Avantasia – Moonglow

The bombastic operatic Metal of Avantasia continues apace with their eighth album Moonglow (Nuclear Blast), and just in case you were in any doubt it opens with a nigh on ten minute slice of pomp that would not sound out of place on Meatloaf’s Bat Out Of Hell 2 (MCA/Virgin). The conceptual nature and fantastical sound of previous album Ghostlights is expanded upon here, helped by the ample time Tobias Sammet was given when making it.

He really had the freedom to explore his musical whims and desires, roping in, as is the way of things in Avantasia-land, a host of famous musicians for the ride. Hansi Kursch of Blind Guardian and Jorn Lande of Masterplan sing on the lead single, the Celtic-tinged Metal of ‘The Raven Child’, a song equal parts Whitesnake and Dio that comes to a wonderfully frenetic conclusion; I mean who else could get away with an eleven minute long lead single!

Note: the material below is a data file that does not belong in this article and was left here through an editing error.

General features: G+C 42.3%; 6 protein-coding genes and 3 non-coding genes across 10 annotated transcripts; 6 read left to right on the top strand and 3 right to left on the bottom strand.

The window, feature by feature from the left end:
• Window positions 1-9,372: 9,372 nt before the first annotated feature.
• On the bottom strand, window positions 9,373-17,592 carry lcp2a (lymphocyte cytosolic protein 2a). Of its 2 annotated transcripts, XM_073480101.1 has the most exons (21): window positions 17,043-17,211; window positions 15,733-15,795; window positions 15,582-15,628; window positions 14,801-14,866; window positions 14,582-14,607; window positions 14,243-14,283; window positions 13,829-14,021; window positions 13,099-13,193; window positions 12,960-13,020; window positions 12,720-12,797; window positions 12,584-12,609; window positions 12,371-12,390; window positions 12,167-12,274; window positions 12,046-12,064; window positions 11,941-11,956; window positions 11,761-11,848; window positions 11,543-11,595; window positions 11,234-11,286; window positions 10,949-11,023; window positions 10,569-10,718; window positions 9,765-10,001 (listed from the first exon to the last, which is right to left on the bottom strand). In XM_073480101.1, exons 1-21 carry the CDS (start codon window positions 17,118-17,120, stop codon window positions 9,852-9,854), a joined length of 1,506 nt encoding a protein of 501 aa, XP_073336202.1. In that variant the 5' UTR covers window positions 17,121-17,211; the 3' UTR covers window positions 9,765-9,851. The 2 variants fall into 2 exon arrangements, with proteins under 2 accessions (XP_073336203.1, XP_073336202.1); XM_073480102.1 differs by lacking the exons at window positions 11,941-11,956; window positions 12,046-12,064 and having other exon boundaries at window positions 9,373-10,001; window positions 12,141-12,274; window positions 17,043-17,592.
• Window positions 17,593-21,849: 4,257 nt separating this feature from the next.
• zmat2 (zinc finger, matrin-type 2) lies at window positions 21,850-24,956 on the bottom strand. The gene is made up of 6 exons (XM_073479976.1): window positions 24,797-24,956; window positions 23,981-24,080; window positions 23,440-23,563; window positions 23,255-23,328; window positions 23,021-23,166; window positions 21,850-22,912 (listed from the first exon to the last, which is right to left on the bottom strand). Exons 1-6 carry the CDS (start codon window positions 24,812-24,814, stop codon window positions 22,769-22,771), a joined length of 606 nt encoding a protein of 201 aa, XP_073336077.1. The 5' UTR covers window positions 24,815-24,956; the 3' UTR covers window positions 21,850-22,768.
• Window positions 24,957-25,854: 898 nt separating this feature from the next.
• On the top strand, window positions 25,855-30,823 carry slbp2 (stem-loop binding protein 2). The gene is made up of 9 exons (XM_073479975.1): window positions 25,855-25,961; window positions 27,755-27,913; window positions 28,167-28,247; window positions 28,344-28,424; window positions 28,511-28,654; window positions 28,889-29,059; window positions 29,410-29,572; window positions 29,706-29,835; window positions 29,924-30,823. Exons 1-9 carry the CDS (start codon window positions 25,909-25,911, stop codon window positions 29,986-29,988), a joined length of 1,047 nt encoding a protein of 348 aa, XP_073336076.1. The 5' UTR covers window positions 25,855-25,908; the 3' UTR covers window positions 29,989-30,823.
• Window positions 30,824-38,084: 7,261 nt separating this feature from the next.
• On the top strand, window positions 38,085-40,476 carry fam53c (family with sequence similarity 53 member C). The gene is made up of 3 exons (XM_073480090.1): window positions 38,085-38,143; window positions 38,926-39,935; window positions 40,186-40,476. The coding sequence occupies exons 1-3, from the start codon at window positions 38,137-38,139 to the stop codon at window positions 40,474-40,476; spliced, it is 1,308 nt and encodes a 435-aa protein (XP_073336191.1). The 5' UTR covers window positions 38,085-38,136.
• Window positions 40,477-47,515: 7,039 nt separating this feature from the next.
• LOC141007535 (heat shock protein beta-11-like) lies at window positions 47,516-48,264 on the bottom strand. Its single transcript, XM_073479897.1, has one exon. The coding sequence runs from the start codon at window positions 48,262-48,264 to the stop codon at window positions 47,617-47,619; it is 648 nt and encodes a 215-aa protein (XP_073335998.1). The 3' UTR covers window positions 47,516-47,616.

Those two, as well as Ronnie Atkins and Mille Petrozza of Pretty Maids and Kreator respectively, are also onboard for another mighty fine moment – the brutal Thrash Metal and huge chorus of ‘Book Of Shallows’. Guest vocalist Geoff Tate returns to the fold in ‘Alchemy’, a serving of Prog-tinged Symphonic Metal of epic proportions tailor-made for the ex-Queensryche star.

Such a dense, full-on sound takes a few listens to properly gel if you’re new to the band and the unrelenting scale and ferocity does not help; over an hour of Meatloaf Metal leaves you feeling a bit weary after a while. A few of the songs lose their way amidst all the feverous pomp and circumstance, ‘Starlight’ and ‘The Piper at the Gates of Dawn’ chief amongst them.

There are a few moments of relative calm, though, the main one being ‘Moonglow’ where the metallic grandiloquence takes a back seat to melody and the sweet vocals of Blackmore’s Night singer Candace Night. The biggest surprise is left till last, an unexpectedly good cover of the massive 80s pop hit ‘Maniac’ by Michael Sembello.

A whirlwind of big riffs, fantastical lyrics, massive choruses, and operatic bombast of Jim Steinman-esque proportions that, despite the huge level of excess, left a smile on my face.

7 / 10